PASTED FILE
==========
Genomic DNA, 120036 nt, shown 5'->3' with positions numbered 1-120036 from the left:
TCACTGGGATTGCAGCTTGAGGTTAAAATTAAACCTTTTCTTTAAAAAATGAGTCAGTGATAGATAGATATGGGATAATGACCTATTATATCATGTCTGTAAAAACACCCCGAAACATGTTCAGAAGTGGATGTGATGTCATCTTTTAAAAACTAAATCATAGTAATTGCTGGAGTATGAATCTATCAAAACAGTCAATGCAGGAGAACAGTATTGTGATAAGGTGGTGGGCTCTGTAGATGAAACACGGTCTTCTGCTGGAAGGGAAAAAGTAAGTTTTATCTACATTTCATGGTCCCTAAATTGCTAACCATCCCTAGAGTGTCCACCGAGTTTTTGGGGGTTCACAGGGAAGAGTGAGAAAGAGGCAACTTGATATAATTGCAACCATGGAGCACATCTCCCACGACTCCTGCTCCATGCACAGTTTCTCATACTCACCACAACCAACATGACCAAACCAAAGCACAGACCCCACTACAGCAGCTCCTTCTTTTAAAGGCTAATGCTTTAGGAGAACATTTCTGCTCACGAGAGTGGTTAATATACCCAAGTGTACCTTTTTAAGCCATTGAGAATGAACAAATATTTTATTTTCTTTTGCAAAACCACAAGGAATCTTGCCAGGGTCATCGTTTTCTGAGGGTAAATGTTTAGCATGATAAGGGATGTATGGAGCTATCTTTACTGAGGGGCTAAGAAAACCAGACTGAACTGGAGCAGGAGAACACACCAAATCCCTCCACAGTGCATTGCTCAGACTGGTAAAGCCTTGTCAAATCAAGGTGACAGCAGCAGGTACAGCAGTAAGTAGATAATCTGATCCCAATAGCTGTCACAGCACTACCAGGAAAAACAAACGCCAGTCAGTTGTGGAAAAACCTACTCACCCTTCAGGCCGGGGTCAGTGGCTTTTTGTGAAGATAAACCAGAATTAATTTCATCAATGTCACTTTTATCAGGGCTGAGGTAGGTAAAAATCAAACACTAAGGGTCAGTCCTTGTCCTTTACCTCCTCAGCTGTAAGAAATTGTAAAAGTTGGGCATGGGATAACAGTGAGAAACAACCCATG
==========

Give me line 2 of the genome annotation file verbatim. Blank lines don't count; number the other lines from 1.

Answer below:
TCACTGGGATTGCAGCTTGAGGTTAAAATTAAACCTTTTCTTTAAAAAATGAGTCAGTGATAGATAGATATGGGATAATGACCTATTATATCATGTCTGTAAAAACACCCCGAAACATGTTCAGAAGTGGATGTGATGTCATCTTTTAAAAACTAAATCATAGTAATTGCTGGAGTATGAATCTATCAAAACAGTCAATGCAGGAGAACAGTATTGTGATAAGGTGGTGGGCTCTGTAGATGAAACACGGTCTTCTGCTGGAAGGGAAAAAGTAAGTTTTATCTACATTTCATGGTCCCTAAATTGCTAACCATCCCTAGAGTGTCCACCGAGTTTTTGGGGGTTCACAGGGAAGAGTGAGAAAGAGGCAACTTGATATAATTGCAACCATGGAGCACATCTCCCACGACTCCTGCTCCATGCACAGTTTCTCATACTCACCACAACCAACATGACCAAACCAAAGCACAGACCCCACTACAGCAGCTCCTTCTTTTAAAGGCTAATGCTTTAGGAGAACATTTCTGCTCACGAGAGTGGTTAATATACCCAAGTGTACCTTTTTAAGCCATTGAGAATGAACAAATATTTTATTTTCTTTTGCAAAACCACAAGGAATCTTGCCAGGGTCATCGTTTTCTGAGGGTAAATGTTTAGCATGATAAGGGATGTATGGAGCTATCTTTACTGAGGGGCTAAGAAAACCAGACTGAACTGGAGCAGGAGAACACACCAAATCCCTCCACAGTGCATTGCTCAGACTGGTAAAGCCTTGTCAAATCAAGGTGACAGCAGCAGGTACAGCAGTAAGTAGATAATCTGATCCCAATAGCTGTCACAGCACTACCAGGAAAAACAAACGCCAGTCAGTTGTGGAAAAACCTACTCACCCTTCAGGCCGGGGTCAGTGGCTTTTTGTGAAGATAAACCAGAATTAATTTCATCAATGTCACTTTTATCAGGGCTGAGGTAGGTAAAAATCAAACACTAAGGGTCAGTCCTTGTCCTTTACCTCCTCAGCTGTAAGAAATTGTAAAAGTTGGGCATGGGATAACAGTGAGAAACAACCCATG